Category Archives: new music

Rearview is available now

Incognito pick of the week: Off Orbit

Some people might classify me as a music snob, and they may have a point. There may be a bit of snobbery in my musical tastes, but…I don’t know. Think of it as quality control. In my defense, for a music snob, I sure do have a vast array of music in my collection. Also, it can be surprisingly easy to catch my attention if I am in fact a music snob.

Take Off Orbit (from Miami) for instance. This band reached out to me and pretty much had my attention by advertising itself as a rock-funk-jam-blues band. I’m a fan of all of those genres. “Transient” is a good example of the melange of sounds this band offers. It definitely has a funky rhythm – particularly noticeable at the beginning of the song. It turns pretty heavily toward the psychedelic jam-band sound. And there’s even a pretty good rock n roll guitar solo in this tune.

If that description sounds a bit like a musical gumbo…well, I’d say that’s a pretty good way to classify this band. After all, it takes a lot of things to make this band’s sound as great as it is…just like a good gumbo. Every song features layer upon layer of sound. Oh, and if you like that psychedelic jam-band sound, you’ll love the song “Perjury.”

If you’re like me, and you dig funky, bluesy jam bands, do yourself a favor and check out Off Orbit.

This is not the response you want when listeners hear the first song on your album.

Bands, your track listing is important

I know you’re expecting Trashy Tuesday. I also know that I don’t normally let anyting stand in the way of Trashy Tuesday. However, I have a couple deadline pieces due in a couple days, so I’ll just check in with this quick hitter.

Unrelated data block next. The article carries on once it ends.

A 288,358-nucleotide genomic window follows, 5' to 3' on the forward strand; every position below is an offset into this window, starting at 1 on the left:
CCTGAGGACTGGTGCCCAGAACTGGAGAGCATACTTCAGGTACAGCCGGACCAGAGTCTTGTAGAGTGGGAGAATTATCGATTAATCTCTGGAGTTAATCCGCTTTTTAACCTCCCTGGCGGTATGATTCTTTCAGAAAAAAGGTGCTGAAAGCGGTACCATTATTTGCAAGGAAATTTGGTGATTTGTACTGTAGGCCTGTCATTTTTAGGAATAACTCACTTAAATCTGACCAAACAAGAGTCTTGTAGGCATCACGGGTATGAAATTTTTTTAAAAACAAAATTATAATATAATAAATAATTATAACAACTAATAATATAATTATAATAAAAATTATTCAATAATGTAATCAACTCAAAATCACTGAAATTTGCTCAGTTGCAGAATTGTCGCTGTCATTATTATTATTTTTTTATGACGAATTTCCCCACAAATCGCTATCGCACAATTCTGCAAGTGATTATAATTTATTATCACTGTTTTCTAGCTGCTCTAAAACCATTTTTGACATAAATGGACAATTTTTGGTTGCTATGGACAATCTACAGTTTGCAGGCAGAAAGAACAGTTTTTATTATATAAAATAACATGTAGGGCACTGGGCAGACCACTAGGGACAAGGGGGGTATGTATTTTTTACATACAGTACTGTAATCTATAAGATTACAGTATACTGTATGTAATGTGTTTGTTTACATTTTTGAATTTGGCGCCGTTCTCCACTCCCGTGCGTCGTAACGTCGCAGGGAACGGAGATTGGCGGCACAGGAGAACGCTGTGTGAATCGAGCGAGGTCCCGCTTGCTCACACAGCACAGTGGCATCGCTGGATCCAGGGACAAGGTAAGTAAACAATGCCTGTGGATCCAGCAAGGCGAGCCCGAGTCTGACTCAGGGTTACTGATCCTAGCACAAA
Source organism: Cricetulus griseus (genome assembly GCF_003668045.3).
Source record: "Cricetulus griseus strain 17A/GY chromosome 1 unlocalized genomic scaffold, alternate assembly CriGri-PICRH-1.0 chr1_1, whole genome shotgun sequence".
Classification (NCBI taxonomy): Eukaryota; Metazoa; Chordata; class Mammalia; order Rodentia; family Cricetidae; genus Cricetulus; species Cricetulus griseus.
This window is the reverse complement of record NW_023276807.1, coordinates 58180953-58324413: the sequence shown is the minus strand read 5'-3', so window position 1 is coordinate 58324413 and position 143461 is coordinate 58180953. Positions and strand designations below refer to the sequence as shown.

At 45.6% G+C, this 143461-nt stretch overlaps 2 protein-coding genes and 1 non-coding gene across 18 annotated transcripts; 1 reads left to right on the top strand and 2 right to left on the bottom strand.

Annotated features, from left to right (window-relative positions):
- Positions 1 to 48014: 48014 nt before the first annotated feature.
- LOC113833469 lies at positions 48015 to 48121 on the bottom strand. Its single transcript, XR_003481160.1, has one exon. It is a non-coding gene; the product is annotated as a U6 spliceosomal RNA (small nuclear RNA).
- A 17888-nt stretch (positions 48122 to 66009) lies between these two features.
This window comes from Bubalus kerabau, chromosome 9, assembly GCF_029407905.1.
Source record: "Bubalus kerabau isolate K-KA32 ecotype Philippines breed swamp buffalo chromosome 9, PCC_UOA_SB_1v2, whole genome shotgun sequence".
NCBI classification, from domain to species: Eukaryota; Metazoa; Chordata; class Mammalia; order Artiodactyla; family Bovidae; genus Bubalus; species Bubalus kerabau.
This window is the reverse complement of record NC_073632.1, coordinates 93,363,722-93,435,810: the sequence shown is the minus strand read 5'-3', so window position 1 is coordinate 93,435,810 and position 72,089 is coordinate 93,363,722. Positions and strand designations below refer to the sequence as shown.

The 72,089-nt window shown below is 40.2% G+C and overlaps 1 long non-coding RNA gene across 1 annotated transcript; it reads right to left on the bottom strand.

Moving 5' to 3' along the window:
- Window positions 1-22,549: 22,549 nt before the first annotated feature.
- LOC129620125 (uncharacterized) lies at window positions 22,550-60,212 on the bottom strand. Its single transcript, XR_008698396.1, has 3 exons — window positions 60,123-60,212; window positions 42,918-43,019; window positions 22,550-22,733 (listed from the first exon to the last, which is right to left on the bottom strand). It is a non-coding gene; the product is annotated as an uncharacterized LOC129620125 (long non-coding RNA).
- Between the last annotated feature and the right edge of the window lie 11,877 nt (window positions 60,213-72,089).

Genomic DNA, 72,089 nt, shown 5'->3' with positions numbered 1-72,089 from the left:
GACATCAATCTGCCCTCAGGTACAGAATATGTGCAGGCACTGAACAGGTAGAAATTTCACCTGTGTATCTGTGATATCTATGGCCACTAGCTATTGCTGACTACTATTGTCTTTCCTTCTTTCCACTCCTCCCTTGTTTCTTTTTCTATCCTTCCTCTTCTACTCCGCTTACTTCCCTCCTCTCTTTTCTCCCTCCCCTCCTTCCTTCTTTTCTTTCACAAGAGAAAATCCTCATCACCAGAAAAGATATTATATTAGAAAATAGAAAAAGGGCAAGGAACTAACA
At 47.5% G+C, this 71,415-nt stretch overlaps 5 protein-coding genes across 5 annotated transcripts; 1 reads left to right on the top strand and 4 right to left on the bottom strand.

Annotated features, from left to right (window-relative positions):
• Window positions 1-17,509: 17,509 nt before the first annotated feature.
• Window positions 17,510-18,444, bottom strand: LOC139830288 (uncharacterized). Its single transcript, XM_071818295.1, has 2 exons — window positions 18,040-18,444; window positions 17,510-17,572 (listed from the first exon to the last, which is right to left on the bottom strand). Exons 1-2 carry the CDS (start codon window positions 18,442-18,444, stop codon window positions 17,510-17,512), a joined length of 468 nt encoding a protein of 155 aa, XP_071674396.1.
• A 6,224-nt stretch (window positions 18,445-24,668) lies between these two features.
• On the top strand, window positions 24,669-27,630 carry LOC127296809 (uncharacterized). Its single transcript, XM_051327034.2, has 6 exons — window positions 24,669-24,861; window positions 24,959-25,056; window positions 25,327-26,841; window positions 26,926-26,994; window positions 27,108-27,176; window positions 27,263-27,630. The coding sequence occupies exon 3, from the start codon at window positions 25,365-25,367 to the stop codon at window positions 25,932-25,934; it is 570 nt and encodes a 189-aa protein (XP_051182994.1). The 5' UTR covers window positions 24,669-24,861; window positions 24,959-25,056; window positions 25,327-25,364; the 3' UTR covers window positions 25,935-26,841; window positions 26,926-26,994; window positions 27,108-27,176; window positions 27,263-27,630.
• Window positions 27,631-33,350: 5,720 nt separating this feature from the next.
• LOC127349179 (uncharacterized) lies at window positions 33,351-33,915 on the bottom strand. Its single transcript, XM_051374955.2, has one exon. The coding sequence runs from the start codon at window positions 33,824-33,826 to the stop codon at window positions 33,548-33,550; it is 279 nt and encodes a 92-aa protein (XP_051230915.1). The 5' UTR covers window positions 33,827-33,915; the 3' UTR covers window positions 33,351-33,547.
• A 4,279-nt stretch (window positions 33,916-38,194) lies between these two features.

I know that music has changed and people don’t always listen to songs in the order in which they appear on an album. That being said, even in a digital format, it’s important to have a real attention getter as your first track. I started listening to an album on Soundcloud last night, and was nearly ready to turn it off after about 20 seconds of the first song. Being the fair guy that I am, I decided to just skip the first song and move on to the second one. Ultimately, I found the album pretty good, but think about that previous sentence. I skipped the first song. Now maybe that’s just different strokes for different folks. Maybe lots of people really enjoy that first song. But here’s the thing. You don’t want to risk losing your audience with the first song on an album. There is an easy way to go about this. Lead with the one that gets the most consistently good response from people you play it for. If you need a good example of a great first song on an album, try this one on for size.